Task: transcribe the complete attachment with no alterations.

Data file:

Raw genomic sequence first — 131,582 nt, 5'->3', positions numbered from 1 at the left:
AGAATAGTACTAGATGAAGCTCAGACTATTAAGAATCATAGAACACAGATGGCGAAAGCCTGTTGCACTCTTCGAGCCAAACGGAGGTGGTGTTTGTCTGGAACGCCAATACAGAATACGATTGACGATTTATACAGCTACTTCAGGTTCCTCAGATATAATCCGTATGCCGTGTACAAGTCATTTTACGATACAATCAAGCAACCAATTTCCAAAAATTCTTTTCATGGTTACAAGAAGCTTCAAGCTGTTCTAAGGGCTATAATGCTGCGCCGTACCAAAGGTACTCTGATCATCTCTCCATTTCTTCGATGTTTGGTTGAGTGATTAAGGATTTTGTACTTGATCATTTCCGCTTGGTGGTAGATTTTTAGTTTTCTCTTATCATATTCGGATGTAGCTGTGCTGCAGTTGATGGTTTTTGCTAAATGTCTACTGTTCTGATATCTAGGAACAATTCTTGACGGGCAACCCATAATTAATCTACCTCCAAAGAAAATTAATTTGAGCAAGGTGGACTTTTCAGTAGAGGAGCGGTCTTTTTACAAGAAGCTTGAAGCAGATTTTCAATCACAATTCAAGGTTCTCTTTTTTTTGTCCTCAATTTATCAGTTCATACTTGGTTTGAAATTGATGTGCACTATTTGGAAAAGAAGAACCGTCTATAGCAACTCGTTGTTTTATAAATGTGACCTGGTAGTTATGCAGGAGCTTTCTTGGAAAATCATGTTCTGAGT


Raw genomic sequence first — 131,582 nt, 5'->3', positions numbered from 1 at the left:
AGAATAGTACTAGATGAAGCTCAGACTATTAAGAATCATAGAACACAGATGGCGAAAGCCTGTTGCACTCTTCGAGCCAAACGGAGGTGGTGTTTGTCTGGAACGCCAATACAGAATACGATTGACGATTTATACAGCTACTTCAGGTTCCTCAGATATAATCCGTATGCCGTGTACAAGTCATTTTACGATACAATCAAGCAACCAATTTCCAAAAATTCTTTTCATGGTTACAAGAAGCTTCAAGCTGTTCTAAGGGCTATAATGCTGCGCCGTACCAAAGGTACTCTGATCATCTCTCCATTTCTTCGATGTTTGGTTGAGTGATTAAGGATTTTGTACTTGATCATTTCCGCTTGGTGGTAGATTTTTAGTTTTCTCTTATCATATTCGGATGTAGCTGTGCTGCAGTTGATGGTTTTTGCTAAATGTCTACTGTTCTGATATCTAGGAACAATTCTTGACGGGCAACCCATAATTAATCTACCTCCAAAGAAAATTAATTTGAGCAAGGTGGACTTTTCAGTAGAGGAGCGGTCTTTTTACAAGAAGCTTGAAGCAGATTTTCAATCACAATTCAAGGTTCTCTTTTTTTTGTCCTCAATTTATCAGTTCATACTTGGTTTGAAATTGATGTGCACTATTTGGAAAAGAAGAACCGTCTATAGCAACTCGTTGTTTTATAAATGTGACCTGGTAGTTATGCAGGAGCTTTCTTGGAAAATCATGTTCTGAGT